Microsoft Security Report Points Fingers at ISVs
- By Jabulani Leffall
- April 26, 2010
The overall number of Windows security holes has declined in the last year by 8.4 percent to about 2,500 vulnerabilities, according to a new Microsoft report.
For a big target like Microsoft, that's good news. It's one of the findings in the eighth edition of Microsoft's Security Intelligence Report, published today, which draws its data mostly from the second half of 2009. The report, which also tracks vulnerabilities in third-party software, can be downloaded here.
The bad news: almost to a person security experts are saying that it's time for independent software vendors (ISVs) who leverage Windows components to step up their own security strategies. And Microsoft thinks so too. Newer Windows operating systems are less vulnerable to attack. Instead, hacker and botnet attacks have shifted toward targeting third-party programs and utilities running on Windows.
In particular, third-party "auto updaters don't work for an enterprise environment," according to Nancee Melby, director of product marketing at Shavlik Technologies.
"An enterprise can't rely on faith that critical security updates are deployed in a timely fashion," she added. "It's time for the third-party vendors to look at Microsoft as an example and stop repeating the mistakes of the past."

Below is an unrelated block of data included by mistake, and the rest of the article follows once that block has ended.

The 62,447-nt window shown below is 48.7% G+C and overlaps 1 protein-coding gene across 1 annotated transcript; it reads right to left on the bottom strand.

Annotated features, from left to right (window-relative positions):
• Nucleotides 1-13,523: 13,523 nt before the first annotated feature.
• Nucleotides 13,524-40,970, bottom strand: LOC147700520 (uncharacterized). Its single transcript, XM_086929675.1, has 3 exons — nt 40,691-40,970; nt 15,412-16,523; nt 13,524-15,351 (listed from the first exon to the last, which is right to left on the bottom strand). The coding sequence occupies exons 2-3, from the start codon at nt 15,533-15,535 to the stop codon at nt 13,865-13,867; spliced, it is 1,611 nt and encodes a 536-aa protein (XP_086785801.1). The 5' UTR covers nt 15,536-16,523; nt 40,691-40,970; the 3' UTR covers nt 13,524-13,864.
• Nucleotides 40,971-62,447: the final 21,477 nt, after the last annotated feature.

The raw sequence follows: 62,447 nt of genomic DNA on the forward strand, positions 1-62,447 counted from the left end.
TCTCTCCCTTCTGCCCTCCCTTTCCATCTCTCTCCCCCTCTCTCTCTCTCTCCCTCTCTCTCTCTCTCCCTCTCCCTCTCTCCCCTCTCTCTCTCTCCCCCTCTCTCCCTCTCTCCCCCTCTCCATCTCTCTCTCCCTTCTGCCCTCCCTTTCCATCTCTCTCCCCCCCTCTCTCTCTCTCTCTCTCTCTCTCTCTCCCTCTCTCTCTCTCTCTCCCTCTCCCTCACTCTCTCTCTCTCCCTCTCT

Around 45 percent of attacks in 2009 exploited third-party apps on Windows XP. With Vista and Windows 7, that number was closer to 75 percent, according to the report.
Adobe's patching frequency has proved to be a case in point. Microsoft's report identified Adobe Reader as a consistently vulnerable application for Windows 7 users. Three of 10 troublesome third-party apps came from Adobe, according to the report.
"It's clear Microsoft has learned that Windows is often guilty by association -- justified or not -- when third-party apps have security problems," said Don Leatham, senior director of solutions and strategy at Lumension. "Microsoft has a strategy in place where they opened up the WSUS [Windows Server Update Services] APIs to allow ISVs to provide patches via Microsoft's corporate patching technology. They have done essentially the same for the System Center platform, but unfortunately there has not been widespread adoption of these capabilities by the ISV community."
As in Microsoft's previous security reports, the numbers show that more recent versions of Windows operating systems are less vulnerable to attack. Nevertheless, Microsoft's Malicious Software Removal Tool detected malware on eight of every 1,000 computers scanned in the United States during the second half of 2009. The United States was also the No. 1 target of rogue malware, according to the report.
"The only thing that Microsoft has done with Vista and Windows 7 is to make it much harder to use vulnerabilities in the design of the operating system to be the vector of attack," commented Phil Lieberman, president of Lieberman Software.
With the advent of cloud computing, Microsoft will face the additional challenges of managing their datacenter infrastructure and the security of their customer's data, while providing transparency on security policies.
"Microsoft must also get into the business of helping customers implement segregation of duties, physical security controls using mutual authentication, for instance, machine-to-machine verification and certificate management," Lieberman said.
Jabulani Leffall is an award-winning journalist whose work has appeared in the Financial Times of London, Investor's Business Daily, The Economist and CFO Magazine, among others.